Canada: Albertans told not to release 'invasive' goldfish

Four goldfish from a pond in Alberta on a measuring ruler - the largest is 25cm (10in) long Image copyright Alberta Environment and Parks
Image caption Goldfish seem to be thriving in Alberta's storm ponds, but the government wants them gone

Officials in western Canada are urging people not to release their pet goldfish into the wild because they're surviving and multiplying at an alarming rate.

Environmental officers in the province of Alberta say they've found goldfish the size of dinner plates in the region's storm ponds. Forty of the fish were pulled from a single pond in the north of the province earlier this year, the CBC News website reports. "That's really scary because it means they're reproducing in the wild, they are getting quite large and they are surviving the winters that far north," says Kate Wilson from Alberta's environment department.

CBC originally reported that officials wanted people to stop flushing the fish down the toilet, but later corrected the story to say they are focusing on fish being released directly into waterways. Goldfish are considered an invasive species in Canada, and the government is worried they could upset fragile local ecosystems.

As a result, it has launched a campaign warning people of the trouble released pets can cause - even if they have already gone to the big goldfish pond in the sky. "Even if the fish are dead, they could have diseases or parasites that could be introduced, especially if the water treatment system is not top notch," Ms Wilson tells Fort McMurray Today. The campaign will also target pet stores and markets, as well as groups that engage in "mercy releases", where captive animals are set free in the belief it will create spiritual "good karma", CBC News says.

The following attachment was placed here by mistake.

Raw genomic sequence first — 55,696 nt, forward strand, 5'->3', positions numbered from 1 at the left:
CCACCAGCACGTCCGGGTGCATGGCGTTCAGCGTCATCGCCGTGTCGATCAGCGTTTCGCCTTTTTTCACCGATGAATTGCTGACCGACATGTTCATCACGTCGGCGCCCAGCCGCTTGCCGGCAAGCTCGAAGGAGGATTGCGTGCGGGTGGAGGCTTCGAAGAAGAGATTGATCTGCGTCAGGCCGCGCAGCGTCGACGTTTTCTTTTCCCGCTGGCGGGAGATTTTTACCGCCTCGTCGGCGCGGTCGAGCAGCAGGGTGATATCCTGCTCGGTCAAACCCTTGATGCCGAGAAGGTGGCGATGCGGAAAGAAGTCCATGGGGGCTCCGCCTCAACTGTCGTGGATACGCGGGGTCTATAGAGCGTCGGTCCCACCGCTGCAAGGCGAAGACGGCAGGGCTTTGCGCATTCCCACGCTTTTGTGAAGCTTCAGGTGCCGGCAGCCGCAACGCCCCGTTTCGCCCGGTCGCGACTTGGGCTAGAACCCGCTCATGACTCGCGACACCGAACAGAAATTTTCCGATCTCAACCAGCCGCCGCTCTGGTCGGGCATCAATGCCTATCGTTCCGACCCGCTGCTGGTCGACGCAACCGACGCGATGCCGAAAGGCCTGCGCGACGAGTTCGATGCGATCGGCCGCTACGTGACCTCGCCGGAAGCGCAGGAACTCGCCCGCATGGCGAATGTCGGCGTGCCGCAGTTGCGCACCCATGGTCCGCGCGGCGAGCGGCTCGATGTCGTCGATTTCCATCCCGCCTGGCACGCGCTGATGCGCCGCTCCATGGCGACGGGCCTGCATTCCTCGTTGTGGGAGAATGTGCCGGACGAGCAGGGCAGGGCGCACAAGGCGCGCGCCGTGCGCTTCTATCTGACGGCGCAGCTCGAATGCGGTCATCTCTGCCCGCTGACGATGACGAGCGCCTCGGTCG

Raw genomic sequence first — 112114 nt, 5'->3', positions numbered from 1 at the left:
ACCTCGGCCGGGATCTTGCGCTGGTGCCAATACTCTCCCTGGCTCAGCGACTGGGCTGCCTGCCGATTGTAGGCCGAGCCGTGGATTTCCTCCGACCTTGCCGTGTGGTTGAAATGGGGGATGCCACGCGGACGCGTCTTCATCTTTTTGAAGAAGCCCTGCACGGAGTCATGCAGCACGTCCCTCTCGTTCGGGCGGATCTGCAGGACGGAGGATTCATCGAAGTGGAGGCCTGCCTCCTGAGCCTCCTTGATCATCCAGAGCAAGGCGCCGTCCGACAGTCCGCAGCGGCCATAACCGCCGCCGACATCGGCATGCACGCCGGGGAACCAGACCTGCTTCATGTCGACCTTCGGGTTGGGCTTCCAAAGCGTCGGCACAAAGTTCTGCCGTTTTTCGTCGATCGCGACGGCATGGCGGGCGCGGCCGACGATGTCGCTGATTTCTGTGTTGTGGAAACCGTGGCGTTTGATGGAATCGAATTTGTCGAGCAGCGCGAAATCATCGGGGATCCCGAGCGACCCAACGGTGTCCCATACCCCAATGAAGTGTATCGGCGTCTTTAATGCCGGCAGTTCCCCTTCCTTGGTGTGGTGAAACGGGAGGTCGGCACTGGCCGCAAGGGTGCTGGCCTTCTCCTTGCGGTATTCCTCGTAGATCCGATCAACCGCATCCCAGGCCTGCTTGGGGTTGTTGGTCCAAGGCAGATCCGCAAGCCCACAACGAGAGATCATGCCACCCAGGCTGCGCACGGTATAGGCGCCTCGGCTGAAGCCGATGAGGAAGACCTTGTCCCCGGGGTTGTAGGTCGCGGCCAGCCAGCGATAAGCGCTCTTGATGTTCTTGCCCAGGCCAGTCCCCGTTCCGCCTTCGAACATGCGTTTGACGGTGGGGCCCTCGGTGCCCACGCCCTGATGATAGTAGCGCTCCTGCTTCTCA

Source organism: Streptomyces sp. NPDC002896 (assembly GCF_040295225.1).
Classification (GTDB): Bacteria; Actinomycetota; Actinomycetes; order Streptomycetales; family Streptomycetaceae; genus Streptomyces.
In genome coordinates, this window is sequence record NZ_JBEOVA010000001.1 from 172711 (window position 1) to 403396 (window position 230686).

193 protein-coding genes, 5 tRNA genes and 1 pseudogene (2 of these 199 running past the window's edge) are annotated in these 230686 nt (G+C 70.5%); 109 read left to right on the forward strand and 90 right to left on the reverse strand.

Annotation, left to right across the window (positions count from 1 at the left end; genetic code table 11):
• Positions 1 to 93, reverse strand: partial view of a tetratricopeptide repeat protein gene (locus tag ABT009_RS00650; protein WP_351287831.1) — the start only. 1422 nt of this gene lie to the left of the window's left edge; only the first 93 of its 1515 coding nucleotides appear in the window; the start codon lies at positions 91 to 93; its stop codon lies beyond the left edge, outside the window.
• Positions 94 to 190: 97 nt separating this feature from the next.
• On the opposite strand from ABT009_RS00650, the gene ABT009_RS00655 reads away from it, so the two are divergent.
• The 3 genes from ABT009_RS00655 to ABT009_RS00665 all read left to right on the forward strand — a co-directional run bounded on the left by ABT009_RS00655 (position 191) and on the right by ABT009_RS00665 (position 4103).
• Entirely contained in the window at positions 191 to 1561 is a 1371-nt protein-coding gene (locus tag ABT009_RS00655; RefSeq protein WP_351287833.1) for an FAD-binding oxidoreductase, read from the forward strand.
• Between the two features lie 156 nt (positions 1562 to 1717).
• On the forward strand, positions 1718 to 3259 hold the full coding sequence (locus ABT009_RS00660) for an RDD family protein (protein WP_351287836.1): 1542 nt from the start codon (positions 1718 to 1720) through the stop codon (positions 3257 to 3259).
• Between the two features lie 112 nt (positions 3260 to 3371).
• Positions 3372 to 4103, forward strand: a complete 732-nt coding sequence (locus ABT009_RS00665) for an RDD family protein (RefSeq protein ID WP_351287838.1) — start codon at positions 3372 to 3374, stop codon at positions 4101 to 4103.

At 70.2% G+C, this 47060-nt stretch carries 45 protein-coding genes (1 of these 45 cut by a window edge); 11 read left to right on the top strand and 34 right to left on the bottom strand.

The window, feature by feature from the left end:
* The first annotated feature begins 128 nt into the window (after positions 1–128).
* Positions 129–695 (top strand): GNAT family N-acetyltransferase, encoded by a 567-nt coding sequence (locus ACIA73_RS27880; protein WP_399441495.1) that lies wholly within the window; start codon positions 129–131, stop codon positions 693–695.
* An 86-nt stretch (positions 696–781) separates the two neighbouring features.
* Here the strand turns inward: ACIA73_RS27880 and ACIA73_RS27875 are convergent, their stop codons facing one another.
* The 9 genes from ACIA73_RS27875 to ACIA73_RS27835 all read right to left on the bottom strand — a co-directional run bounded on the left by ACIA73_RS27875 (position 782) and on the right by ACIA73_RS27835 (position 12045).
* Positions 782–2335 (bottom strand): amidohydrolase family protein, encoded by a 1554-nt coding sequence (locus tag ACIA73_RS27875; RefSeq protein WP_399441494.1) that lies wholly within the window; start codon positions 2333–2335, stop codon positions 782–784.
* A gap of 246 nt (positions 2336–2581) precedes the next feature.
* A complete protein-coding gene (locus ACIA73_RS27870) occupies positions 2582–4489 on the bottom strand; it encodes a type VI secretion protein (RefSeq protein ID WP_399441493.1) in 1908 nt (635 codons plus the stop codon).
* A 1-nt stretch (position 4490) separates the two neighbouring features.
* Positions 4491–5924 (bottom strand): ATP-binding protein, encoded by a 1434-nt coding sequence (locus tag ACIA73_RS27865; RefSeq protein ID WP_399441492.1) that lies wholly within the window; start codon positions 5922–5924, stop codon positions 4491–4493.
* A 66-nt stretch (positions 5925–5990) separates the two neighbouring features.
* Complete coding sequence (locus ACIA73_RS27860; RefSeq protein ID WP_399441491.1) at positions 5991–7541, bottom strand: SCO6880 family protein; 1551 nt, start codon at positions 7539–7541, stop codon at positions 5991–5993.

Alberta has good form when it comes to banishing non-native species. For decades the region has proudly declared itself "rat-free", meaning it has no resident rat population. Occasional infestations do occur, but the government recently set up a rat hotline for residents to report any rodent sightings.

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